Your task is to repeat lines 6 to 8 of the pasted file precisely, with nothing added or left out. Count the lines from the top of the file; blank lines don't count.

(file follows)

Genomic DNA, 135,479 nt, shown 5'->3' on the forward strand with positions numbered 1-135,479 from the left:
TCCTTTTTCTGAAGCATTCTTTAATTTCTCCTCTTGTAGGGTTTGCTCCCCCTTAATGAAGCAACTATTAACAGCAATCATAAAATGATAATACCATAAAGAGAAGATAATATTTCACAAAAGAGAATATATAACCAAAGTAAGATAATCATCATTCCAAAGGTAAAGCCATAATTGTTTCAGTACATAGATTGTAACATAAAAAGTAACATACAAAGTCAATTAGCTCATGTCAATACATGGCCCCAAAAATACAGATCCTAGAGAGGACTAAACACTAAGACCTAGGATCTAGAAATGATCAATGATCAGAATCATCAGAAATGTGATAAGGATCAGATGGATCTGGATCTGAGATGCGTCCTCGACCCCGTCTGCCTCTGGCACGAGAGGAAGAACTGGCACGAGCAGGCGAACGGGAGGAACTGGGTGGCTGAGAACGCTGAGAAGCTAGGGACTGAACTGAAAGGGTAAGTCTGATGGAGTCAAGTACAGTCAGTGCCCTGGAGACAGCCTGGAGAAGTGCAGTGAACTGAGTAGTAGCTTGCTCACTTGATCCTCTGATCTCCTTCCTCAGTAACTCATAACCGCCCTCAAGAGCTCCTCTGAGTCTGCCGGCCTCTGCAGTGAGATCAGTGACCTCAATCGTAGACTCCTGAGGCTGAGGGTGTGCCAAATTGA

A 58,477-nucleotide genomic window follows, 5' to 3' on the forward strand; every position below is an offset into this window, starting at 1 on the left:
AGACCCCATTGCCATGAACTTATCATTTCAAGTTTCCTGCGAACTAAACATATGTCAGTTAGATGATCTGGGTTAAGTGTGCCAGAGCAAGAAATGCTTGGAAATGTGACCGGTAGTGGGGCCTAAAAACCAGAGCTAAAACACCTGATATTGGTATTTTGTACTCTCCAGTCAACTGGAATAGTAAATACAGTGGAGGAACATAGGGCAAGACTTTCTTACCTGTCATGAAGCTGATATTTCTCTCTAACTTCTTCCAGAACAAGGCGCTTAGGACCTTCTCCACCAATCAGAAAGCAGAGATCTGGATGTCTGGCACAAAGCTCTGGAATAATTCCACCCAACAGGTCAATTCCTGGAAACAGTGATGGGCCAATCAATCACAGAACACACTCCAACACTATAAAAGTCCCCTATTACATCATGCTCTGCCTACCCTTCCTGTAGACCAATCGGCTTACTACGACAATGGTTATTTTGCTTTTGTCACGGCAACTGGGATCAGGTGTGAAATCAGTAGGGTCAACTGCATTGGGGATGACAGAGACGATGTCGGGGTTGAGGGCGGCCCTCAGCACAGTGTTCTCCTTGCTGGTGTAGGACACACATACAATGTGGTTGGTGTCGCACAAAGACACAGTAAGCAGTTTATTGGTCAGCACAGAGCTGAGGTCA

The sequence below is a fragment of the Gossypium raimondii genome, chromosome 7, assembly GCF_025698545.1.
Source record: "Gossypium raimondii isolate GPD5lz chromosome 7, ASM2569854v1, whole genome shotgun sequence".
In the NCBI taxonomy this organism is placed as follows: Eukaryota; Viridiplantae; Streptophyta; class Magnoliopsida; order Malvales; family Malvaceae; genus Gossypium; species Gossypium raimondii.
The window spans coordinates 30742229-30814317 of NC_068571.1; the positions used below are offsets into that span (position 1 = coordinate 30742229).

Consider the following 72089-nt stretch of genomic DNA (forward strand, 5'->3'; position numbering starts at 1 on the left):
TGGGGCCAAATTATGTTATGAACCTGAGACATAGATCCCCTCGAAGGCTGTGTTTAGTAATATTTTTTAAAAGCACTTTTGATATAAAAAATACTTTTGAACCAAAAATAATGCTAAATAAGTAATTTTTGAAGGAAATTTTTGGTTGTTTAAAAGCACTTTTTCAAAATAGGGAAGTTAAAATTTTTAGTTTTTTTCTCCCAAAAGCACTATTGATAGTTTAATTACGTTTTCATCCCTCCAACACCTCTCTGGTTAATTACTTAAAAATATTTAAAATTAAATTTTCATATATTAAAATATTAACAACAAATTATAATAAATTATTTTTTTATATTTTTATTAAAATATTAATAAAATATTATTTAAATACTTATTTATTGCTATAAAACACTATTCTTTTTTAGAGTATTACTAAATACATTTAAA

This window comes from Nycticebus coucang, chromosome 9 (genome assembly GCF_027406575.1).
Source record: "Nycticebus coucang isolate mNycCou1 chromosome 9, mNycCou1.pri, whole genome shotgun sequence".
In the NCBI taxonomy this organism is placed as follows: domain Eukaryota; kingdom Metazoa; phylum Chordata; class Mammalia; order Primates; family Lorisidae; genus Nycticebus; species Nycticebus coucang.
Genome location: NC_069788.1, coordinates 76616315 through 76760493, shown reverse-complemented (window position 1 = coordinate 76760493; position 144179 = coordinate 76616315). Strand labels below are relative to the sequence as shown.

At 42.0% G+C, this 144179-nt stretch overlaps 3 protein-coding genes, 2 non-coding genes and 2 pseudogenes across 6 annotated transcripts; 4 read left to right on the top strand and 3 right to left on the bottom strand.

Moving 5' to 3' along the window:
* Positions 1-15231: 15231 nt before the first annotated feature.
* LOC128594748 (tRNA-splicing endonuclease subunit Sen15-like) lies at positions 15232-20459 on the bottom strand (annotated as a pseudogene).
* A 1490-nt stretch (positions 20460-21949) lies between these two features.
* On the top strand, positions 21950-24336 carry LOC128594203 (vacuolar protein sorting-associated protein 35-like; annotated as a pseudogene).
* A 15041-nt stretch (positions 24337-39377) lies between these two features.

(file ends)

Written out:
Source record: "Gossypium raimondii isolate GPD5lz chromosome 7, ASM2569854v1, whole genome shotgun sequence".
In the NCBI taxonomy this organism is placed as follows: Eukaryota; Viridiplantae; Streptophyta; class Magnoliopsida; order Malvales; family Malvaceae; genus Gossypium; species Gossypium raimondii.
The window spans coordinates 30742229-30814317 of NC_068571.1; the positions used below are offsets into that span (position 1 = coordinate 30742229).